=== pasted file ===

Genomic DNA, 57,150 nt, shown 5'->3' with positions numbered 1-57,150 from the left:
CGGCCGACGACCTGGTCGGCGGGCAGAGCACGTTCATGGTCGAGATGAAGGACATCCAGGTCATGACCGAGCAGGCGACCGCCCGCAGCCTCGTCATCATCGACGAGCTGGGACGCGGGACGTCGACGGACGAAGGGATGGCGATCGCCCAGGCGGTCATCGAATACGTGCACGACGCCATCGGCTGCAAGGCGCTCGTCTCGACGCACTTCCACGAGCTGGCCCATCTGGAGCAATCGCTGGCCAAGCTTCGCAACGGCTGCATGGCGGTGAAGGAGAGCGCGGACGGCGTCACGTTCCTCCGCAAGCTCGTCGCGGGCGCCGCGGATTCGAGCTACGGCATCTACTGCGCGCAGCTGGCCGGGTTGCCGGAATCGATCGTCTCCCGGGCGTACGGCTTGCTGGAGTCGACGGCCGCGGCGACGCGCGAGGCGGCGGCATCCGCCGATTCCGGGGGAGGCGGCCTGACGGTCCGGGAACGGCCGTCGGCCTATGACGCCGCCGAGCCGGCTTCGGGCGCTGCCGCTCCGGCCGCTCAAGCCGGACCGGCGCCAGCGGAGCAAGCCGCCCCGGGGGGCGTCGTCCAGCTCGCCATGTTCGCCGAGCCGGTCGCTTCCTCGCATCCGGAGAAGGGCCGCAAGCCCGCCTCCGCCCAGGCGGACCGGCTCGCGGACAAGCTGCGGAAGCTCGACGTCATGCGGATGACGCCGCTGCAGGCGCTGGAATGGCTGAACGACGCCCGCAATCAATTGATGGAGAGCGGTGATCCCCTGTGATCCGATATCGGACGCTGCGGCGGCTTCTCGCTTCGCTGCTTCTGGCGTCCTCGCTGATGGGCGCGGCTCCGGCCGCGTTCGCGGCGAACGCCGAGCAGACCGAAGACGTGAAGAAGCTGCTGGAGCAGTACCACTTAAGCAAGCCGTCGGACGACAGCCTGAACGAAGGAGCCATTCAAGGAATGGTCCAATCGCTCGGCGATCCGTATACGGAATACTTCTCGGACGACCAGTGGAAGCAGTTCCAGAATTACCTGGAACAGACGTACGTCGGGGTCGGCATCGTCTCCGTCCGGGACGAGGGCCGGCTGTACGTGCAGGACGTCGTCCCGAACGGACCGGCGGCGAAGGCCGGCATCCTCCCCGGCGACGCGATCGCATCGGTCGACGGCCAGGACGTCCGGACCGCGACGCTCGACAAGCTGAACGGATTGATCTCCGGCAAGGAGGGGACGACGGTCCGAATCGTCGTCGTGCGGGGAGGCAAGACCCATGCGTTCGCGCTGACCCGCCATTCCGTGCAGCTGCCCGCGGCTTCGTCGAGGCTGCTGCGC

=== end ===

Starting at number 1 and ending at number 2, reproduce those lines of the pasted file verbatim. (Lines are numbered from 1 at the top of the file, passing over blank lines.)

Genomic DNA, 57,150 nt, shown 5'->3' with positions numbered 1-57,150 from the left:
CGGCCGACGACCTGGTCGGCGGGCAGAGCACGTTCATGGTCGAGATGAAGGACATCCAGGTCATGACCGAGCAGGCGACCGCCCGCAGCCTCGTCATCATCGACGAGCTGGGACGCGGGACGTCGACGGACGAAGGGATGGCGATCGCCCAGGCGGTCATCGAATACGTGCACGACGCCATCGGCTGCAAGGCGCTCGTCTCGACGCACTTCCACGAGCTGGCCCATCTGGAGCAATCGCTGGCCAAGCTTCGCAACGGCTGCATGGCGGTGAAGGAGAGCGCGGACGGCGTCACGTTCCTCCGCAAGCTCGTCGCGGGCGCCGCGGATTCGAGCTACGGCATCTACTGCGCGCAGCTGGCCGGGTTGCCGGAATCGATCGTCTCCCGGGCGTACGGCTTGCTGGAGTCGACGGCCGCGGCGACGCGCGAGGCGGCGGCATCCGCCGATTCCGGGGGAGGCGGCCTGACGGTCCGGGAACGGCCGTCGGCCTATGACGCCGCCGAGCCGGCTTCGGGCGCTGCCGCTCCGGCCGCTCAAGCCGGACCGGCGCCAGCGGAGCAAGCCGCCCCGGGGGGCGTCGTCCAGCTCGCCATGTTCGCCGAGCCGGTCGCTTCCTCGCATCCGGAGAAGGGCCGCAAGCCCGCCTCCGCCCAGGCGGACCGGCTCGCGGACAAGCTGCGGAAGCTCGACGTCATGCGGATGACGCCGCTGCAGGCGCTGGAATGGCTGAACGACGCCCGCAATCAATTGATGGAGAGCGGTGATCCCCTGTGATCCGATATCGGACGCTGCGGCGGCTTCTCGCTTCGCTGCTTCTGGCGTCCTCGCTGATGGGCGCGGCTCCGGCCGCGTTCGCGGCGAACGCCGAGCAGACCGAAGACGTGAAGAAGCTGCTGGAGCAGTACCACTTAAGCAAGCCGTCGGACGACAGCCTGAACGAAGGAGCCATTCAAGGAATGGTCCAATCGCTCGGCGATCCGTATACGGAATACTTCTCGGACGACCAGTGGAAGCAGTTCCAGAATTACCTGGAACAGACGTACGTCGGGGTCGGCATCGTCTCCGTCCGGGACGAGGGCCGGCTGTACGTGCAGGACGTCGTCCCGAACGGACCGGCGGCGAAGGCCGGCATCCTCCCCGGCGACGCGATCGCATCGGTCGACGGCCAGGACGTCCGGACCGCGACGCTCGACAAGCTGAACGGATTGATCTCCGGCAAGGAGGGGACGACGGTCCGAATCGTCGTCGTGCGGGGAGGCAAGACCCATGCGTTCGCGCTGACCCGCCATTCCGTGCAGCTGCCCGCGGCTTCGTCGAGGCTGCTGCGC